Dinosaur Diversification Rates not in Decline at the End of the Cretaceous
A team of international researchers including scientists from the London Natural History Museum and the University of Bath have undertaken an extensive and sophisticated statistical analysis to try to establish whether the dinosaurs were in terminal decline prior to the end-Cretaceous mass extinction event that saw the demise of all non-avian forms.
The detailed Bayesian analysis suggests had the extra-terrestrial object not hit planet Earth, then the dinosaurs might have continued to dominate terrestrial ecosystems.
If the Bolide (Extra-terrestrial Object) had not Hit – Would the Non-avian Dinosaurs Still be Around Today?
Picture Credit: Chase Stone
How quickly the non-avian dinosaurs died out and what sort of health dinosaur populations were in around 66 million years ago has proved to be one of the most contentious issues in vertebrate palaeontology. Some scientists argue that there were fewer genera of dinosaurs present in the Maastrichtian faunal stage of North America than in the preceding Campanian. They propose that this is evidence to suggest that the non-avian members of the Dinosauria were in decline long before their final extinction. Other scientists present data to support the idea that new species were still evolving and that the “terrible lizards” were showing no signs of being under population stress.
Were the Dinosaurs in Decline Prior to the K-Pg Extinction Event?
Picture Credit: James Havens
Extensive disagreements remain over whether the extinction of the dinosaurs was a sudden catastrophic event, essentially instantaneous when measured in deep, geological time or whether their ultimate die-off was the culmination of long-term evolutionary trends.
Writing in the open-access, on-line journal “Royal Society Open Science”, the researchers which include Professor Paul Barrett (London Natural History Museum) and PhD student Joe Bonsor (University of Bath), used sophisticated Bayesian statistical analysis to model three competing theories against a variety of taxonomies and phylogenies representing the Dinosauria.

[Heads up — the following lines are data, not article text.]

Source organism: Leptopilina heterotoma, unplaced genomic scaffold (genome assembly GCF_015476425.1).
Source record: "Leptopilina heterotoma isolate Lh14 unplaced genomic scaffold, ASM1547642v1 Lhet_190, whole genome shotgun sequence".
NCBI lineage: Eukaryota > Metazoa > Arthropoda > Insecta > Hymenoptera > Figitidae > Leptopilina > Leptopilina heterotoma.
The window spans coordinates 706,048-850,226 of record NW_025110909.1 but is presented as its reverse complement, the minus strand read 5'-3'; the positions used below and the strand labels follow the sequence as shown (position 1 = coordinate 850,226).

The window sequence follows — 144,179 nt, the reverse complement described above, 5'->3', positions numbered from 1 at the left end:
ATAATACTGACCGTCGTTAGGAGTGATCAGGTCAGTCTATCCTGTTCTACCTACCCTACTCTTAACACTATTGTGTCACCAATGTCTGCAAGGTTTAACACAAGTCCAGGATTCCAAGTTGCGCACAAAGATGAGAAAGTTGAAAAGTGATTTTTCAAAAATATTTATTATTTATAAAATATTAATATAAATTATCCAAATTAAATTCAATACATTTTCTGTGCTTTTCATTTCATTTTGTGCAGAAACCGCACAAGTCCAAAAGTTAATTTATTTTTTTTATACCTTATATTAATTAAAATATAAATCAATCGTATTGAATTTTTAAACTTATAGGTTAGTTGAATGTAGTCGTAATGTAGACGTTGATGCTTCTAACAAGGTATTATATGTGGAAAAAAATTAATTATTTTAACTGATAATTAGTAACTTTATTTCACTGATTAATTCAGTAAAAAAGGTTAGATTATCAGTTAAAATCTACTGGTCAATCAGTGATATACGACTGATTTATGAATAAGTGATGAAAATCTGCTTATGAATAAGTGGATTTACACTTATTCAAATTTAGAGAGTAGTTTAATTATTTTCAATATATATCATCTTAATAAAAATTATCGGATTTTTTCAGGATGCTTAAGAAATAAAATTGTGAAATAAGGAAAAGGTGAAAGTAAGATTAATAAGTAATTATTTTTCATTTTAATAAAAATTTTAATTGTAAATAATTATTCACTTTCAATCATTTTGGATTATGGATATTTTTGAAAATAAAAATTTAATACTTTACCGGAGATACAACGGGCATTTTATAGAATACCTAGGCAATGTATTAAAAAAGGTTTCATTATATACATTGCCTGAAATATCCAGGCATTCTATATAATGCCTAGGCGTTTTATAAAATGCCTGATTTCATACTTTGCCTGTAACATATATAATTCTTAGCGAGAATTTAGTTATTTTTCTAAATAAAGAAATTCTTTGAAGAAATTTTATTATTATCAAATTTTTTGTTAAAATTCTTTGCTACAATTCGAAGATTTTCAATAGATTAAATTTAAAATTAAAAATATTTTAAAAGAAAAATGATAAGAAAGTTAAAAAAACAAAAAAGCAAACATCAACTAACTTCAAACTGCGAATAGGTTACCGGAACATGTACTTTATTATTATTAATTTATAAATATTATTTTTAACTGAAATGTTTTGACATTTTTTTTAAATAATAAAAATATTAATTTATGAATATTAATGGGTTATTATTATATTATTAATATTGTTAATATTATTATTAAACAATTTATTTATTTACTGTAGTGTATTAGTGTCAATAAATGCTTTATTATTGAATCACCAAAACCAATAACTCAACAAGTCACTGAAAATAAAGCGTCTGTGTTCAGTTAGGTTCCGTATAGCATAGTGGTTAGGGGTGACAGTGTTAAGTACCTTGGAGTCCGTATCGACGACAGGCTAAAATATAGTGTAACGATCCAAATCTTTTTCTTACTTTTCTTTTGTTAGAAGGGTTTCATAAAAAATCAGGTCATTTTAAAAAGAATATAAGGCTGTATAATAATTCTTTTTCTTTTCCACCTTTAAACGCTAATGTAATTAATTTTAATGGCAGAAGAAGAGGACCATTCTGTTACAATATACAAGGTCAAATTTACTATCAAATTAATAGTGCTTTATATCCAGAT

In essence, the study set out to test the match between three competing hypotheses with regards to the dinosaur species-richness during the Late Cretaceous:
1). No evidence of a global downturn in dinosaur speciation rates prior to the end of the Mesozoic.
2). There was a decline in dinosaur species-richness over a timescale of hundreds of thousands or several million years prior to the bolide impact due to the effect of climate change, rising sea levels and the Deccan flood basalt volcanism (plus other factors).
3). That the Dinosauria were in global decline with falling speciation rates from around 100 million years ago.
Twelve Phylogenies Analysed
Bayesian statistical analysis was used to assess the fit of twelve dinosaur phylogenies from various authors. The researchers did not find strong support for the downturn model in their analyses, which suggests that dinosaur speciation rates were not in terminal decline prior to the K-Pg boundary and that the Dinosauria was still capable of generating new taxa and evolving into new species to exploit resources and environmental opportunities.
Dinosaurs Dominated Terrestrial Ecosystems
Picture Credit: Zhao Chuang
The researchers did urge caution when it came to interpreting the results of the models stating that they may be too simplified and therefore not able to reflect the complexities of the underlying data. To help confirm the state of dinosaur populations prior to the K-Pg extinction event the research team concluded that the collection of more dinosaur occurrence data would be needed to test these ideas and to validate any proposed hypothesis.
The scientific paper: “Dinosaur diversification rates were not in decline prior to the K-Pg boundary” by Joseph A. Bonsor, Paul M. Barret, Thomas J. Raven and Natalie Cooper published by Royal Society Open Science.
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